October 7, 2010 — According to the FAA, about one third of the approximately 357,000 aircraft registered in the United States have inaccurate records. To clean up what they say has become a database riddled with incorrect addresses, aircraft that have been destroyed, etc., the agency has made a decision to require all currently registered aircraft to be re-registered. Essentially they’re starting with an empty ledger, and will fill it out in the next three years.
As spelled out in a Federal Register Notice published July 20, 2010, the rule establishes specific registration expiration dates over a three-year period for all aircraft registered before October 1, 2010, and requires subsequent re-registration every three years, according to a specific schedule. Re-registration of aircraft currently in the FAA database will occur between November 1, 2010, and December 31, 2013. The process is intended to update the U.S. Civil Aircraft Register, making it a more reliable database.
It is important that each aircraft you own, regardless of its airworthiness status, be re-registered when the notice comes from the FAA, or its registration could be revoked. Even if the aircraft exists in basketcase form (or less!), it’s important to keep it properly registered.
There are a number of changes to the aircraft registration system that each owner should pay particular attention to:
The next aspect of the program is especially important to note: If you were thinking about not bothering with this re-registration program, you should know that the cancellation of the N-number assigned to an aircraft will take place approximately 90 days after the expiration of an aircraft’s registration. (Once canceled, the N-number will not be available for assignment or reservation for the next five years.) As it stands right now, without a current registration and N-number, an aircraft is deemed unairworthy, regardless of its annual inspection status.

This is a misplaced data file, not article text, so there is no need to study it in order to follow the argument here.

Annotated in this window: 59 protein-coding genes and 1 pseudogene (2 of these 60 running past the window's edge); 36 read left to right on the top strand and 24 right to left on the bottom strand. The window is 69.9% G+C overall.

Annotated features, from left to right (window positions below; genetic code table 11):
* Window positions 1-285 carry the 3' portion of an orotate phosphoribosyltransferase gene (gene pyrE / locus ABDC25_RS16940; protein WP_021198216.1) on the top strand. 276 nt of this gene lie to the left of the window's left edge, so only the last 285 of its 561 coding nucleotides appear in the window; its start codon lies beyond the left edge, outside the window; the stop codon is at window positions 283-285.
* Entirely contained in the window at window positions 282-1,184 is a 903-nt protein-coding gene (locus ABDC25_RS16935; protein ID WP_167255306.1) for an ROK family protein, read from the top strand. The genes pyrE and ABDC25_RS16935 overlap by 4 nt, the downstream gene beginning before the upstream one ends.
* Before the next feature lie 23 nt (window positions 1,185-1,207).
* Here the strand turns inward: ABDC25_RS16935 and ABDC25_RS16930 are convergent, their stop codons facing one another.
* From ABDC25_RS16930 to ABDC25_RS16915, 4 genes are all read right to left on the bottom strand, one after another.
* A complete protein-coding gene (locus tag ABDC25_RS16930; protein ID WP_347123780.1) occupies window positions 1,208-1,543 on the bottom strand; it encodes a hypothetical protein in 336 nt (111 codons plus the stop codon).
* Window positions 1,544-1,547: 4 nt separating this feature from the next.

So how will you know if your aircraft’s registration is due for renewal? About six months before an aircraft’s registration expires, using the mailing address of record, the FAA’s aircraft registry office will mail a notice with instructions to the owner. The notice will identify the expiration date and the three-month window during which application must be made to ensure receipt of the new certificate before the old certificate expires. Again, refer to the chart for the timetable for initial re-registration.
The third, fourth, and fifth months before expiration make up the timely filing window. A code provided in the notice allows online re-registration and payment of the $5 fee when there are no changes in ownership, address, or citizenship to report. If there are changes to report, the form can be completed online, printed, signed, and mailed with the $5 fee. No matter if there are no changes or there are revisions that must be made to the registration data, the form must be filled out online.
Use this link for help: EAA's Guide to the New FAA Re-Registration Form
One more note: A number of members have asked if they can just re-register now and not wait until the note from the FAA arrives. The short answer is, “No, you can’t.” The FAA’s explanation was that the Aircraft Registration Branch has only so many people working to input the data, and the procedure they’ve put in place will make certain that the workload will be consistent throughout the time period of the re-registration. The same holds true for the subsequent registration renewals. That’s unfortunate, since it means that aircraft owners of multiple aircraft will have to keep track and execute the re-registration process one at a time for each aircraft as their registration and renewal dates occur.
For more information, visit the FAA’s Aircraft Registration Branch website or call EAA’s aviation services at 888-322-4636.
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